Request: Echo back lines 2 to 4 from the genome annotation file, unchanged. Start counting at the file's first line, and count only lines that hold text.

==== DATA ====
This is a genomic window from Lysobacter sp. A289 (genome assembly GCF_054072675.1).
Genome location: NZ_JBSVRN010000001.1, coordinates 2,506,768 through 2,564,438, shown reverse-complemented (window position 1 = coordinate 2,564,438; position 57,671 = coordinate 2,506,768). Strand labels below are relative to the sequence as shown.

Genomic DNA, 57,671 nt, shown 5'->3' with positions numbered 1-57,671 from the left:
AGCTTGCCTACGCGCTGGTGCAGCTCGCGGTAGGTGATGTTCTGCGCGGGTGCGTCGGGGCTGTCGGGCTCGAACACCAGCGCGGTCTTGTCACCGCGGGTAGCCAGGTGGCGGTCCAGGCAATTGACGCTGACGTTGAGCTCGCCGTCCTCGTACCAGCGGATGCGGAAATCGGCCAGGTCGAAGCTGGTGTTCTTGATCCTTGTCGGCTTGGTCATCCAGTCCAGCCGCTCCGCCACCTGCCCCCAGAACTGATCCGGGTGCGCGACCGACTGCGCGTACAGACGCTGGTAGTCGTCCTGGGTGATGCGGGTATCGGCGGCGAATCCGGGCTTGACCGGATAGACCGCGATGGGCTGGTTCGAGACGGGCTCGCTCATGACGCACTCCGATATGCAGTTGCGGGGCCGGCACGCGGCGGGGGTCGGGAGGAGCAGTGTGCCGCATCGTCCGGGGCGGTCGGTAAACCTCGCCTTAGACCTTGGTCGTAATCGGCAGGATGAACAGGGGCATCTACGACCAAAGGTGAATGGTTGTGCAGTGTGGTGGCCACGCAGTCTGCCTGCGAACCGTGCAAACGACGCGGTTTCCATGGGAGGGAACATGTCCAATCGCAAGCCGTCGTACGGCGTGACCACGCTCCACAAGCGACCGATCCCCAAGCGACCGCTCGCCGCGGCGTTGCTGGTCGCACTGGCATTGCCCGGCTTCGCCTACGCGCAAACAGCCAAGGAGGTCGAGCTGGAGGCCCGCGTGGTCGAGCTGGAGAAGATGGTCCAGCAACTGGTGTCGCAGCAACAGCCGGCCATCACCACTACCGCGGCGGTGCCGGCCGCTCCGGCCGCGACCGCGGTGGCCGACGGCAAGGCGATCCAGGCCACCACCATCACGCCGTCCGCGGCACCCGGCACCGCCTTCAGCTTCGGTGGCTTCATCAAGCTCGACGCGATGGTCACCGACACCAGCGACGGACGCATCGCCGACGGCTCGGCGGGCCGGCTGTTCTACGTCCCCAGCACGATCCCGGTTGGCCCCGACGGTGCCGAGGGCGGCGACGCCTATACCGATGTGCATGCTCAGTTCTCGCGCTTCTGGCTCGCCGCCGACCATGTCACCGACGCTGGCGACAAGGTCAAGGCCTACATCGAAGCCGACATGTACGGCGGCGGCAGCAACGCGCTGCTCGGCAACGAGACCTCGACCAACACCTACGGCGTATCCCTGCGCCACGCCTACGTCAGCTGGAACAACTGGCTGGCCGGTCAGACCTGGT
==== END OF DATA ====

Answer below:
Genome location: NZ_JBSVRN010000001.1, coordinates 2,506,768 through 2,564,438, shown reverse-complemented (window position 1 = coordinate 2,564,438; position 57,671 = coordinate 2,506,768). Strand labels below are relative to the sequence as shown.

Genomic DNA, 57,671 nt, shown 5'->3' with positions numbered 1-57,671 from the left:
AGCTTGCCTACGCGCTGGTGCAGCTCGCGGTAGGTGATGTTCTGCGCGGGTGCGTCGGGGCTGTCGGGCTCGAACACCAGCGCGGTCTTGTCACCGCGGGTAGCCAGGTGGCGGTCCAGGCAATTGACGCTGACGTTGAGCTCGCCGTCCTCGTACCAGCGGATGCGGAAATCGGCCAGGTCGAAGCTGGTGTTCTTGATCCTTGTCGGCTTGGTCATCCAGTCCAGCCGCTCCGCCACCTGCCCCCAGAACTGATCCGGGTGCGCGACCGACTGCGCGTACAGACGCTGGTAGTCGTCCTGGGTGATGCGGGTATCGGCGGCGAATCCGGGCTTGACCGGATAGACCGCGATGGGCTGGTTCGAGACGGGCTCGCTCATGACGCACTCCGATATGCAGTTGCGGGGCCGGCACGCGGCGGGGGTCGGGAGGAGCAGTGTGCCGCATCGTCCGGGGCGGTCGGTAAACCTCGCCTTAGACCTTGGTCGTAATCGGCAGGATGAACAGGGGCATCTACGACCAAAGGTGAATGGTTGTGCAGTGTGGTGGCCACGCAGTCTGCCTGCGAACCGTGCAAACGACGCGGTTTCCATGGGAGGGAACATGTCCAATCGCAAGCCGTCGTACGGCGTGACCACGCTCCACAAGCGACCGATCCCCAAGCGACCGCTCGCCGCGGCGTTGCTGGTCGCACTGGCATTGCCCGGCTTCGCCTACGCGCAAACAGCCAAGGAGGTCGAGCTGGAGGCCCGCGTGGTCGAGCTGGAGAAGATGGTCCAGCAACTGGTGTCGCAGCAACAGCCGGCCATCACCACTACCGCGGCGGTGCCGGCCGCTCCGGCCGCGACCGCGGTGGCCGACGGCAAGGCGATCCAGGCCACCACCATCACGCCGTCCGCGGCACCCGGCACCGCCTTCAGCTTCGGTGGCTTCATCAAGCTCGACGCGATGGTCACCGACACCAGCGACGGACGCATCGCCGACGGCTCGGCGGGCCGGCTGTTCTACGTCCCCAGCACGATCCCGGTTGGCCCCGACGGTGCCGAGGGCGGCGACGCCTATACCGATGTGCATGCTCAGTTCTCGCGCTTCTGGCTCGCCGCCGACCATGTCACCGACGCTGGCGACAAGGTCAAGGCCTACATCGAAGCCGACATGTACGGCGGCGGCAGCAACGCGCTGCTCGGCAACGAGACCTCGACCAACACCTACGGCGTATCCCTGCGCCACGCCTACGTCAGCTGGAACAACTGGCTGGCCGGTCAGACCTGGT